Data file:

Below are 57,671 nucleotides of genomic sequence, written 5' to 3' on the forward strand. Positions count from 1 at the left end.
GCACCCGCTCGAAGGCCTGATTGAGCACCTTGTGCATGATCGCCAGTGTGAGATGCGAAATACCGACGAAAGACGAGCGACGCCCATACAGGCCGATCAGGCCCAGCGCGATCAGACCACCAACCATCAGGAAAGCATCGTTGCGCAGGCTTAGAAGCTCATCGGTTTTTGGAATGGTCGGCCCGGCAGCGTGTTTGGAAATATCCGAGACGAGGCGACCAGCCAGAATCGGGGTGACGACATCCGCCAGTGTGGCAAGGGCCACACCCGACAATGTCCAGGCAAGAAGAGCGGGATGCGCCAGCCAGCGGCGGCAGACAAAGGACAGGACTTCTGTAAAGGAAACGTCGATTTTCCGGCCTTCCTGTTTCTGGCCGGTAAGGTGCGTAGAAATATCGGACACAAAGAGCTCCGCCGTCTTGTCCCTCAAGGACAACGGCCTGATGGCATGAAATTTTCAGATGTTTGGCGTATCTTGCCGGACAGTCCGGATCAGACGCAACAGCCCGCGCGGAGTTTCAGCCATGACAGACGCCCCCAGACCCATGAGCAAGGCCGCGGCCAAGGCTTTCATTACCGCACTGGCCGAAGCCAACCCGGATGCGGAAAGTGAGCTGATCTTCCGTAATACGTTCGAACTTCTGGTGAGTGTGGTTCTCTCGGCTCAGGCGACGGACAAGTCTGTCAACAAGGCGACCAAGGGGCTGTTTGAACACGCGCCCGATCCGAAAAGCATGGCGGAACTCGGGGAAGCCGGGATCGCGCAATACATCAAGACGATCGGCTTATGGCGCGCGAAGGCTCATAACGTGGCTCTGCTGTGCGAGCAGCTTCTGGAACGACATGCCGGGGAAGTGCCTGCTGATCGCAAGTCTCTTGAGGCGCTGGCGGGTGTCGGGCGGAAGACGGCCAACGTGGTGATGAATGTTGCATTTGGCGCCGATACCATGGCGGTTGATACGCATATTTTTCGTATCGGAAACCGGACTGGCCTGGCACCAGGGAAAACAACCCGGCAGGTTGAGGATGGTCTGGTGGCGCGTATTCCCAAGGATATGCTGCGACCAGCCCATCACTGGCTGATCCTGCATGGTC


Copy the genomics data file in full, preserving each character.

Below are 57,671 nucleotides of genomic sequence, written 5' to 3' on the forward strand. Positions count from 1 at the left end.
GCACCCGCTCGAAGGCCTGATTGAGCACCTTGTGCATGATCGCCAGTGTGAGATGCGAAATACCGACGAAAGACGAGCGACGCCCATACAGGCCGATCAGGCCCAGCGCGATCAGACCACCAACCATCAGGAAAGCATCGTTGCGCAGGCTTAGAAGCTCATCGGTTTTTGGAATGGTCGGCCCGGCAGCGTGTTTGGAAATATCCGAGACGAGGCGACCAGCCAGAATCGGGGTGACGACATCCGCCAGTGTGGCAAGGGCCACACCCGACAATGTCCAGGCAAGAAGAGCGGGATGCGCCAGCCAGCGGCGGCAGACAAAGGACAGGACTTCTGTAAAGGAAACGTCGATTTTCCGGCCTTCCTGTTTCTGGCCGGTAAGGTGCGTAGAAATATCGGACACAAAGAGCTCCGCCGTCTTGTCCCTCAAGGACAACGGCCTGATGGCATGAAATTTTCAGATGTTTGGCGTATCTTGCCGGACAGTCCGGATCAGACGCAACAGCCCGCGCGGAGTTTCAGCCATGACAGACGCCCCCAGACCCATGAGCAAGGCCGCGGCCAAGGCTTTCATTACCGCACTGGCCGAAGCCAACCCGGATGCGGAAAGTGAGCTGATCTTCCGTAATACGTTCGAACTTCTGGTGAGTGTGGTTCTCTCGGCTCAGGCGACGGACAAGTCTGTCAACAAGGCGACCAAGGGGCTGTTTGAACACGCGCCCGATCCGAAAAGCATGGCGGAACTCGGGGAAGCCGGGATCGCGCAATACATCAAGACGATCGGCTTATGGCGCGCGAAGGCTCATAACGTGGCTCTGCTGTGCGAGCAGCTTCTGGAACGACATGCCGGGGAAGTGCCTGCTGATCGCAAGTCTCTTGAGGCGCTGGCGGGTGTCGGGCGGAAGACGGCCAACGTGGTGATGAATGTTGCATTTGGCGCCGATACCATGGCGGTTGATACGCATATTTTTCGTATCGGAAACCGGACTGGCCTGGCACCAGGGAAAACAACCCGGCAGGTTGAGGATGGTCTGGTGGCGCGTATTCCCAAGGATATGCTGCGACCAGCCCATCACTGGCTGATCCTGCATGGTC